Elm Street bridge repairs get $500,000 state grant
One long shuttered bridge is a half million dollars closer to being repaired.
On Wednesday, officials announced that Wareham received a $500,000 grant from the state to rehabilitate the Elm Street bridge, which was closed three years ago due to safety concerns.
The five-year, $50 million Small Bridge Program was signed into law in 2016. Under the program, communities may receive up to $500,000 in grant money for town-owned bridges that are between 10 and 20 feet long. Bridges of that length aren’t eligible for federal funds. Wareham was one of 36 cities and towns across Massachusetts that received the grant on the first application.
State Rep. Susan Williams Gifford (R-Wareham) and Town Administrator Derek Sullivan lauded the announcement.
“The Baker Administration continues to demonstrate the commitment to provide our towns with every possible resource and this program will provide a great benefit to Wareham on many levels,” said Gifford. “The fact that the town received the maximum grant award in the first round not only show the critical need here but is also a testament to the hard work and vision of Derek and his team. I congratulate them.”
Sullivan noted that reopening the bridge may help spur economic development due to its proximity to the Tremont Nail Factory District.
“Wareham is very excited to have received the $500,000 grant award through the Small Bridge Program, especially in the first round of funding. This will allow the town to start fixing a major concern that could have prevented vital economic development,” said Sullivan.
Recently, interest in redeveloping the historic site has spiked as Mass Development, a state agency focused on rehabbing blighted properties, awarded a $50,000 grant to the town. The money will be used to study how the site might attract economic development.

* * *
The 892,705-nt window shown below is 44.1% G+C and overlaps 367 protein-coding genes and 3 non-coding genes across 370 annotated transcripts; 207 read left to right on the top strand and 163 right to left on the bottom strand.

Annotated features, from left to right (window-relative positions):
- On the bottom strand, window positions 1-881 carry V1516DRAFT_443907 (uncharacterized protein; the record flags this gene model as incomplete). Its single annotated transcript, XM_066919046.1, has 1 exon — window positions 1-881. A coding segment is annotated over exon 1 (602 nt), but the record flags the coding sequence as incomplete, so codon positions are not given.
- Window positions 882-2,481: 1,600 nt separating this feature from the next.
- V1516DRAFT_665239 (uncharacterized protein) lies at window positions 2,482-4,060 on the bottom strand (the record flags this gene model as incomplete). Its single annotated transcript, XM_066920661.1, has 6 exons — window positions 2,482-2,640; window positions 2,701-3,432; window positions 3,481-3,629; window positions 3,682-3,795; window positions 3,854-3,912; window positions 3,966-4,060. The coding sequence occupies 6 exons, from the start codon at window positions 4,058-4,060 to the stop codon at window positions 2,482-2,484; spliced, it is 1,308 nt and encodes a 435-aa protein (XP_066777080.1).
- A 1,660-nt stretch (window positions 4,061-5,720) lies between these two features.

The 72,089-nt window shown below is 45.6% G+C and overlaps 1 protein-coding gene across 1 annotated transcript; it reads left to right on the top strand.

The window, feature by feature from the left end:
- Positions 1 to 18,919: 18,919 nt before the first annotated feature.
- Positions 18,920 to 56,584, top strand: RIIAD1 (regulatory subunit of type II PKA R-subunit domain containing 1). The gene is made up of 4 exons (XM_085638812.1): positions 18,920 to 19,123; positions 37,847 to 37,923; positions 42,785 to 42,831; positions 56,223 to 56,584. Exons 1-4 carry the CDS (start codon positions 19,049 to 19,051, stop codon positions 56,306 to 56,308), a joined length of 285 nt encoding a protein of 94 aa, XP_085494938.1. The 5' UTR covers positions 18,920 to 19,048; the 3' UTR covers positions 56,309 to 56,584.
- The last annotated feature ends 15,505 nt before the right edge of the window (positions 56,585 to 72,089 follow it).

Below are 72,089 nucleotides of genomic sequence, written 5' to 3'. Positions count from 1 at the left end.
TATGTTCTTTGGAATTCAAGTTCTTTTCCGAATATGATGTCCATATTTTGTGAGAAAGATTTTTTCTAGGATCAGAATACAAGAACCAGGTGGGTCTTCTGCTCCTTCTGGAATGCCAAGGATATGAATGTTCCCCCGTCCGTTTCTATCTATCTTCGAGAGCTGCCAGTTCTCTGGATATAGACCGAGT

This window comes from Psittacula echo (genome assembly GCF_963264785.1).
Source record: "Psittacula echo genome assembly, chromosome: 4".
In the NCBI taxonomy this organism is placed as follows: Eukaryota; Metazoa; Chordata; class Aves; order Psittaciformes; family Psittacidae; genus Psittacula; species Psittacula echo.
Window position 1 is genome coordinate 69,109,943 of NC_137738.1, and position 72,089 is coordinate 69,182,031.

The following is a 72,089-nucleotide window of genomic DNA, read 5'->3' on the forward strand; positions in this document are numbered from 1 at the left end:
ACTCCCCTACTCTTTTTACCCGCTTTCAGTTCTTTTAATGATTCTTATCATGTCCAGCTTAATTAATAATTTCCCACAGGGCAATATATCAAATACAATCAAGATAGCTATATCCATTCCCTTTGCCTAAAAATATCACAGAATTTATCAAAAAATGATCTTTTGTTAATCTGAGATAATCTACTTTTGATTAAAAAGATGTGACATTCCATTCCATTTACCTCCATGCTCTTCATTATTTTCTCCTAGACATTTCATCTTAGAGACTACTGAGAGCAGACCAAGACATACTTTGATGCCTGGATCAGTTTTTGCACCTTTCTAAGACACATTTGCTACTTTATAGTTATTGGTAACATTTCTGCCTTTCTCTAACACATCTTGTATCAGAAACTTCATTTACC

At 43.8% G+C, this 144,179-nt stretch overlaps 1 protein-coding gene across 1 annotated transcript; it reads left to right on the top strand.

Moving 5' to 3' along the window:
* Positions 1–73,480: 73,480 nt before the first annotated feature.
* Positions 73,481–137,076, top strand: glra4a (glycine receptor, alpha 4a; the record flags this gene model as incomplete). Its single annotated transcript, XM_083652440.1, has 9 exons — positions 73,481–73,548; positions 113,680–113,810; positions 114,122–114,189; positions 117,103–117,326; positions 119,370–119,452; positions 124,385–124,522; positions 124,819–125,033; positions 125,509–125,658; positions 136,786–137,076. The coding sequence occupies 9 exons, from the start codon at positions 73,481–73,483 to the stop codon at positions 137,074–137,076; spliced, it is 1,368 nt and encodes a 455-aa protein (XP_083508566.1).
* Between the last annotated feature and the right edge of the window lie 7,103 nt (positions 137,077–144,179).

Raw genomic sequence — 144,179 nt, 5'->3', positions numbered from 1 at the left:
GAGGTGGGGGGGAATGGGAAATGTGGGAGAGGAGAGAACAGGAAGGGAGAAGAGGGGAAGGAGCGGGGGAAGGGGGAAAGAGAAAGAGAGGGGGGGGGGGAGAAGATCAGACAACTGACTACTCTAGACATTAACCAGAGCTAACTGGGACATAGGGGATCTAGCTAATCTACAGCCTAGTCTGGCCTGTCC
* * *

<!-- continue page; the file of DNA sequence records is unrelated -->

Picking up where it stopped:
But the question of what to do with the bridge and failing dam has loomed over any redevelopment plans.
The dam is classified as a High Hazard Potential (Class 1) by the Office of Dam Safety at the Department of Conservation and Recreation, meaning that loss of life or major structural damage could occur if it failed.
An August 2014 report said the dam “faces a multitude of repairs in order to maintain public safety” and that an inspection showed “unstable upstream wall sections, sinkholes and leakage . . . and deterioration of concrete,” as just some of the problems, according to the Executive Office of Energy and Environmental Affairs.
Repairs, which are estimated at $1.2 million, would include the Elm Street bridge that crosses the dam.
Sullivan noted that the grant will not cover any dam repairs. He said that the bridge grant was a big step in the right direction, but drivers shouldn’t expect the detour to disappear anytime soon.
“This grant at least gives us an opportunity to to start moving forward,” said Sullivan. “This does not mean the road will immediately be open to traffic.”